What Are You Looking For?
John 1:29-42 January 19, 2019
What are you looking for? This is one of the best questions ever. It is also hard to answer. At a job interview you may be asked,” What are you looking for in a new job?” Don’t say more money. That will kill your interview. You have to say, “I’m looking for a chance to use my skills to make a difference in a great organization.”
If you are single and you go to Match.com, you are asked what you are looking for in a romantic partner. I’m so glad I don’t have to figure out an answer. You can’t just say you want to meet someone who is attractive, kind and fun. You have come up with stuff like, “I like pina coladas, getting caught in the rain…”
Nearly every great song is wrestling with the question, what are you looking for? Usually the answer is love, but we might be “looking for love in all the wrong places” as Johnny Lee sang. We might be looking for meaning or our true selves. Charlene and The Temptations both sang, “I’ve been to Nice and the Isles of Greece…. I’ve been to paradise, but I’ve never been to me.” Sometimes we may feel like the grant rock anthem from U2.
I have climbed the highest mountain,
I have run, I have crawled,
But I still haven’t found what I’m looking for.”
What are you looking for? A guru, the secret, the diet that will change your life, peace of mind, world peace? Some of us need a cause, or a second chance, and sometimes we are just looking for a chance to stop and rest. The hard part is actually knowing what we are looking for right now, and sometimes we don’t know till we see it.
Our Gospel readings for the next two weeks are two different versions of the calling of the first disciples, first in John and next week in Matthew. It creates a mini-series on what does it mean to be called as disciples of Jesus, not only then, but right now today.
In John’s Gospel, John the Baptist’s says, ““Here is the Lamb of God who takes away the sin of the world!” John tells everyone this is the guy. He baptized Jesus, saw the Holy Spirit descend upon him. This is the one John has been talking about. Two of John’s disciples hear this, so they start to follow Jesus around-like stalkers. (Come on, stay close, I want to hear what he is saying. Back up, not too close. He will notice. Act casual. Don’t look at him!) Jesus realizes these guys are tailing him. What’s up? Are they undercover Roman FBI? Or just star struck? Maybe they just want a selfie.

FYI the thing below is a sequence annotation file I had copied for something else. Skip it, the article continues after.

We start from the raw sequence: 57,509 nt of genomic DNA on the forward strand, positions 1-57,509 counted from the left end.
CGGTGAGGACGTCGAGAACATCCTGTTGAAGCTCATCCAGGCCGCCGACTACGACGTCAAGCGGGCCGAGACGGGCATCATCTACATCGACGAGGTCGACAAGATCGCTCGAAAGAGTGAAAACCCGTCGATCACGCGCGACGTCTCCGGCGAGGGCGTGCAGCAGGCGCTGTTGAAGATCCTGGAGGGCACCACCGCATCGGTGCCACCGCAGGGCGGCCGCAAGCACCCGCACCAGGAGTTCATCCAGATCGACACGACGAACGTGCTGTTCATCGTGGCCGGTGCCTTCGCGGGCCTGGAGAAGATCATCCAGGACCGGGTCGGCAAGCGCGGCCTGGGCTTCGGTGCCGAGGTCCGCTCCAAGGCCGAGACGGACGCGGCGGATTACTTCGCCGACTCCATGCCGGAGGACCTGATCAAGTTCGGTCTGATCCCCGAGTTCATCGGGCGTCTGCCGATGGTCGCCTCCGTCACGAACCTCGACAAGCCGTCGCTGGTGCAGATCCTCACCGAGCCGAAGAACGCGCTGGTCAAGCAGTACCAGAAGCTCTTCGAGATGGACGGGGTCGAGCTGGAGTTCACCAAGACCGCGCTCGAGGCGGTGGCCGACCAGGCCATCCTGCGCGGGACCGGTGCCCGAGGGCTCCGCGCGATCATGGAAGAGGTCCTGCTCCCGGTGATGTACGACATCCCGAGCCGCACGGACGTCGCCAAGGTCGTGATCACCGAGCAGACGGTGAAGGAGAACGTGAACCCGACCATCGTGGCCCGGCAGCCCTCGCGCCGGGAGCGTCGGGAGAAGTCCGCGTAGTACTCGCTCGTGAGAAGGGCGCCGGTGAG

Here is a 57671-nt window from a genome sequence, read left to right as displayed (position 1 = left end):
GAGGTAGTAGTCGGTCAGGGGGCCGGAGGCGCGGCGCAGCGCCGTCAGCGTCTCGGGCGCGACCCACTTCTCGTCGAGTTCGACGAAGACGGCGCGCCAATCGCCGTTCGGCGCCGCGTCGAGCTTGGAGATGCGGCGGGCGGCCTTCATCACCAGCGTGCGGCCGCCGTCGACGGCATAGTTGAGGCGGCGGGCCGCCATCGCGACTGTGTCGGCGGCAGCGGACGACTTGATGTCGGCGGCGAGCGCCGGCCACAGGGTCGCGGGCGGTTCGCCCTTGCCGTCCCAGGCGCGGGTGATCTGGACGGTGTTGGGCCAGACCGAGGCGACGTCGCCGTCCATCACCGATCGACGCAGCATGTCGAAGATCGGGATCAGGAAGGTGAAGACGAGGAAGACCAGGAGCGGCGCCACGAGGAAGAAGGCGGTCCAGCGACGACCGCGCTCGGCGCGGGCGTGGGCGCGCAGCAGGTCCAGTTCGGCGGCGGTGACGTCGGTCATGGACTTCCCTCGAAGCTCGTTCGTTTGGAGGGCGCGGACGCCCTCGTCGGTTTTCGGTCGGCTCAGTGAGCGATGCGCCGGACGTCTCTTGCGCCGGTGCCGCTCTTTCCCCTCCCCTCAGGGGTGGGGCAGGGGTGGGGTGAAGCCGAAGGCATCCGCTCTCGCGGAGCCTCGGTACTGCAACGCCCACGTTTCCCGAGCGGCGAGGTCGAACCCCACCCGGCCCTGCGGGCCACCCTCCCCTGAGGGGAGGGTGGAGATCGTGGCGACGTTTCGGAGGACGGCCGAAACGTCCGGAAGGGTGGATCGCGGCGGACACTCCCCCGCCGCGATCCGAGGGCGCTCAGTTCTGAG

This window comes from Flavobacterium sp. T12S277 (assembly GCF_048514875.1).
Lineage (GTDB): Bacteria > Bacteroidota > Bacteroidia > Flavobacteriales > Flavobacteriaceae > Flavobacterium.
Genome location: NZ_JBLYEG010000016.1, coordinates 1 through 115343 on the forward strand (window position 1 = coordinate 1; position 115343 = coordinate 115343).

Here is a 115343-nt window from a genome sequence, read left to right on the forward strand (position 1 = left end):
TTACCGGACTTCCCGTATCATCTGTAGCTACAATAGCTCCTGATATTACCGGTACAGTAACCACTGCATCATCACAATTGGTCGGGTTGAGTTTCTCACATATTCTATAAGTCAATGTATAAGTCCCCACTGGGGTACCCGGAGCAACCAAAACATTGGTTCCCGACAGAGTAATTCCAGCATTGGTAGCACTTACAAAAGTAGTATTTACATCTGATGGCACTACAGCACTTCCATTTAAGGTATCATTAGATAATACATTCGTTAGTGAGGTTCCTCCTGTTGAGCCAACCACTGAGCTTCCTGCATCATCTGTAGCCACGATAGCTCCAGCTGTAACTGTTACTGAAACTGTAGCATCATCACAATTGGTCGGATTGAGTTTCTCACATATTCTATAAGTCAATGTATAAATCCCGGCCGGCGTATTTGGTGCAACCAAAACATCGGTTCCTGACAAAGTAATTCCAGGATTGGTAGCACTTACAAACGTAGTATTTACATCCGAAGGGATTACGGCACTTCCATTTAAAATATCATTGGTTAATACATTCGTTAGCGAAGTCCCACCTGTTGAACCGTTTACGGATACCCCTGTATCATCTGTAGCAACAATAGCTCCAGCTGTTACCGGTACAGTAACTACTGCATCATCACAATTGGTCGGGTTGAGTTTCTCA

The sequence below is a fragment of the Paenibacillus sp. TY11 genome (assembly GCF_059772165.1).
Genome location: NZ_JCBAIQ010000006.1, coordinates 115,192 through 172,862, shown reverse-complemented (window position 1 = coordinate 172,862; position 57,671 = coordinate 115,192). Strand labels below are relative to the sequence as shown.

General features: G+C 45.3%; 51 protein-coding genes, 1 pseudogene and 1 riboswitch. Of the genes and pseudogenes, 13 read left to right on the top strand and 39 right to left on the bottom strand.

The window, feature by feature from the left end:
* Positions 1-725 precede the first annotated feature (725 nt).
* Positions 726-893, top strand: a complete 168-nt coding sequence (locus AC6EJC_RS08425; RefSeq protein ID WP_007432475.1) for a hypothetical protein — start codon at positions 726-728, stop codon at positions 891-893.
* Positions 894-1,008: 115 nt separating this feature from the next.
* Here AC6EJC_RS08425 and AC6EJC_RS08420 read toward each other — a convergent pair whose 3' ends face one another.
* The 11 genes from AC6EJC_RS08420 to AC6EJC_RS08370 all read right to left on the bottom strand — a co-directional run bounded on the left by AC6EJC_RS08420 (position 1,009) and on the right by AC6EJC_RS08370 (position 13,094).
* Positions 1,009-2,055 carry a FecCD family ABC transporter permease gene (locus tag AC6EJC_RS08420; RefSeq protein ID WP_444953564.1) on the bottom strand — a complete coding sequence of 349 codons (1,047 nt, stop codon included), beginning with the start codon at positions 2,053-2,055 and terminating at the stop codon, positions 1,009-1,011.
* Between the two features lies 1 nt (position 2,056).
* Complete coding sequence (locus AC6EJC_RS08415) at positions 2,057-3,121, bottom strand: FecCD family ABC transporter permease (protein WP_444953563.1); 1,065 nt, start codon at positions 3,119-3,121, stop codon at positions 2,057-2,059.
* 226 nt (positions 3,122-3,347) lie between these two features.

Jesus asks, “Hey, what are you looking for? “Who us?” Andrew whispers, “I think he’s seen us!” No kidding. “Hello Rabbi…um…where are you staying?” This seems like an awkward conversation between people who aren’t sure what to make of each other. What do you say to the Messiah when he asks you a question? Isn’t he supposed to have answers? Andrew fumbles, like most of us do as we take our first hesitant steps toward encountering God.
Moses did not say to the voice coming from the burning bush, “Here I am, send me.” He was just enjoying the view on a hike, not looking to lead a revolt, and complains, “You’ve got the wrong guy.” Isaiah sees a vision of God and falls down on his face and says, “I am not worthy.” Paul, blinded on the road to Damascus, cries out, “Who are you?” Jonah runs the other direction and ends up in the belly of a whale. I give Andrew credit. While he deflected the question, he hangs in there. Where are you staying? At least he invites further conversation. If you don’t know what you are looking for, you can always be indirect. That is what I learned growing up in the Midwest. We are masters of the indirect answer. It helps keep the options open without committing till we feel safe.
I’m ready to make Andrew my patron saint, someone so filled with longing and hope, but not ready to commit and jump in, but not wanting to miss out either. He wants to get used to the cold water and wade around a little. Besides, he has Peter as a brother, who plunges ahead without thought. Somebody in the family has to say, “I’m not sure this is a good idea.”